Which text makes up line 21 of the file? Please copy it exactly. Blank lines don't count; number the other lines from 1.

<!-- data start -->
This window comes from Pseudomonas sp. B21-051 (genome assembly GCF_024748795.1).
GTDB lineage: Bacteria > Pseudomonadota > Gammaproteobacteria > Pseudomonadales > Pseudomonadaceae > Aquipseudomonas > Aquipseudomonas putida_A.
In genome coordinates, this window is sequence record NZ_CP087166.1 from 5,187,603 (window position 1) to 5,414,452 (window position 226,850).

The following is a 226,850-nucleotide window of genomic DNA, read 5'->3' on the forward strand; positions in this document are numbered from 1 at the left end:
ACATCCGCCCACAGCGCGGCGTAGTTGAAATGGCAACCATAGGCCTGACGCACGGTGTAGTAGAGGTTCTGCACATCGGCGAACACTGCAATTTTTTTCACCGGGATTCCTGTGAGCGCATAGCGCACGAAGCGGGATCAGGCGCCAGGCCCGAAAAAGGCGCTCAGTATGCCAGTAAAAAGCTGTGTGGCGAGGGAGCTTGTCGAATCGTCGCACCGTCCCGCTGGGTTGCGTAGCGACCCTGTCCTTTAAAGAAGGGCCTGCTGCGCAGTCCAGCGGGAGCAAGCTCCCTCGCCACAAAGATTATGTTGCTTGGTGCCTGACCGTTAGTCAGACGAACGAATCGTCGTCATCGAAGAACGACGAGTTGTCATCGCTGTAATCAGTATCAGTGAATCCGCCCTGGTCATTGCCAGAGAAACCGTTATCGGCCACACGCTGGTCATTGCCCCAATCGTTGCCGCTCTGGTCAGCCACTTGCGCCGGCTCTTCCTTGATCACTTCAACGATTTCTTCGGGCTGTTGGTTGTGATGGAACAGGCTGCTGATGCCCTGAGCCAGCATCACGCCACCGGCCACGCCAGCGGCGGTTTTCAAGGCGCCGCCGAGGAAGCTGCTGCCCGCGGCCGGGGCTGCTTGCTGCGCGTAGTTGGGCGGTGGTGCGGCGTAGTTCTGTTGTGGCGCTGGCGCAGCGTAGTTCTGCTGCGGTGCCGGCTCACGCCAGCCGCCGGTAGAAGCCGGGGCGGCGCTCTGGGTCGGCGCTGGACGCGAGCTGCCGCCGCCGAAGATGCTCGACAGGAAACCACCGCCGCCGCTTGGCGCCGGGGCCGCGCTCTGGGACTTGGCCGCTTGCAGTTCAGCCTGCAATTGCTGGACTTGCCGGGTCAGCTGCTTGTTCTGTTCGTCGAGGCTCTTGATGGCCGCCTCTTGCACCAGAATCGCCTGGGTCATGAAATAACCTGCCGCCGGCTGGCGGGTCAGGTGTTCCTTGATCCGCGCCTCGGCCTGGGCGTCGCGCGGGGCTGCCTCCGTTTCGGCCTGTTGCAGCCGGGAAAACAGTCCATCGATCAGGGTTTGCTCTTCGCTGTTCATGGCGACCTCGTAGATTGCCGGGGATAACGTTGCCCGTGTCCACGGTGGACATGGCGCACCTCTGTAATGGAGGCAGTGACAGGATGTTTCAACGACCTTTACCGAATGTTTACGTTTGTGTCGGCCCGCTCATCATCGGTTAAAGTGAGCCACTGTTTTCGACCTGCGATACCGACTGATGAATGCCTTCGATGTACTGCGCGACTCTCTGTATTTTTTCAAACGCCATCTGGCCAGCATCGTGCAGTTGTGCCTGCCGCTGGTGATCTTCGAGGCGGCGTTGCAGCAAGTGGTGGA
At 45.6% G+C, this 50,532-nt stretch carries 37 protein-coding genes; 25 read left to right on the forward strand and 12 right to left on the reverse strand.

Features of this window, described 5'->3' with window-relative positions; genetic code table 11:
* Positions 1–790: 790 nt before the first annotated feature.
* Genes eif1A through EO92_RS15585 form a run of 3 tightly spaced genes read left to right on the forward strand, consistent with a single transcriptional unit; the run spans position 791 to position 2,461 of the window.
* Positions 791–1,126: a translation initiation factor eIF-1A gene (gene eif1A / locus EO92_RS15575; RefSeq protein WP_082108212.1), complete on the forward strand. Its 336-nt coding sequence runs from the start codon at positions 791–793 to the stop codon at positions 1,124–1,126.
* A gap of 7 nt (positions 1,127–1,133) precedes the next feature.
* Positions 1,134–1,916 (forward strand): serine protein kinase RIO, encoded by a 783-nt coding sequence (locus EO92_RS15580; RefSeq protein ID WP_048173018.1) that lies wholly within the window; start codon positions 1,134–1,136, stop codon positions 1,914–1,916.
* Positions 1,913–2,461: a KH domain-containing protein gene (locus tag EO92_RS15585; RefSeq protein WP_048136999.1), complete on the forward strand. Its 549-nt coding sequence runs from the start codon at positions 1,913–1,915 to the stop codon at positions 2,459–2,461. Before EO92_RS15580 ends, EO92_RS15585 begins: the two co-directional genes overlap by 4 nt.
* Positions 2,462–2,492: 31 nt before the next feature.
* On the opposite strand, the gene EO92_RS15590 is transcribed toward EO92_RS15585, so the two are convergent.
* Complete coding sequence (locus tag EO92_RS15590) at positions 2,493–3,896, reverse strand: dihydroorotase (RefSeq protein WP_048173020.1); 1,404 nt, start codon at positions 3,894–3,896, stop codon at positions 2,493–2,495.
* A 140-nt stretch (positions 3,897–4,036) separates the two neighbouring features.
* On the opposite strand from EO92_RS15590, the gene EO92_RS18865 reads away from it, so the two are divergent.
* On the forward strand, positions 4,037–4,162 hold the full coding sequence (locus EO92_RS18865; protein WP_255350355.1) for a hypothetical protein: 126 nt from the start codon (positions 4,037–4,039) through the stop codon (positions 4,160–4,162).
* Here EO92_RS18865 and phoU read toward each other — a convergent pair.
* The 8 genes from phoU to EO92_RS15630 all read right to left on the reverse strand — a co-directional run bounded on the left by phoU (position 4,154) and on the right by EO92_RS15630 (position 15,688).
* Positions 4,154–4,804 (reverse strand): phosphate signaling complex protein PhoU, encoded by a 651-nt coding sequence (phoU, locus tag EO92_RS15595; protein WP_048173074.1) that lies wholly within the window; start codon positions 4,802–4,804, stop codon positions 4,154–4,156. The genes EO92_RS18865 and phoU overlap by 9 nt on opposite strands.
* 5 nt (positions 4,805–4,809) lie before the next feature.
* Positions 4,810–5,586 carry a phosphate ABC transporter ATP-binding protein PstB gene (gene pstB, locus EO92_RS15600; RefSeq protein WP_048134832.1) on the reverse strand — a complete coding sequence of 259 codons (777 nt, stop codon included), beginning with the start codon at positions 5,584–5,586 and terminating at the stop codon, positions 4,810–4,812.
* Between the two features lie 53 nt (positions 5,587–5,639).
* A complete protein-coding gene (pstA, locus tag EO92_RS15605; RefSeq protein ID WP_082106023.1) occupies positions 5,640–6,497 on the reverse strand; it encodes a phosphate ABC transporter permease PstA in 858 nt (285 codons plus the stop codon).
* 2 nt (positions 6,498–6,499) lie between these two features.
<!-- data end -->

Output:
* The 8 genes from phoU to EO92_RS15630 all read right to left on the reverse strand — a co-directional run bounded on the left by phoU (position 4,154) and on the right by EO92_RS15630 (position 15,688).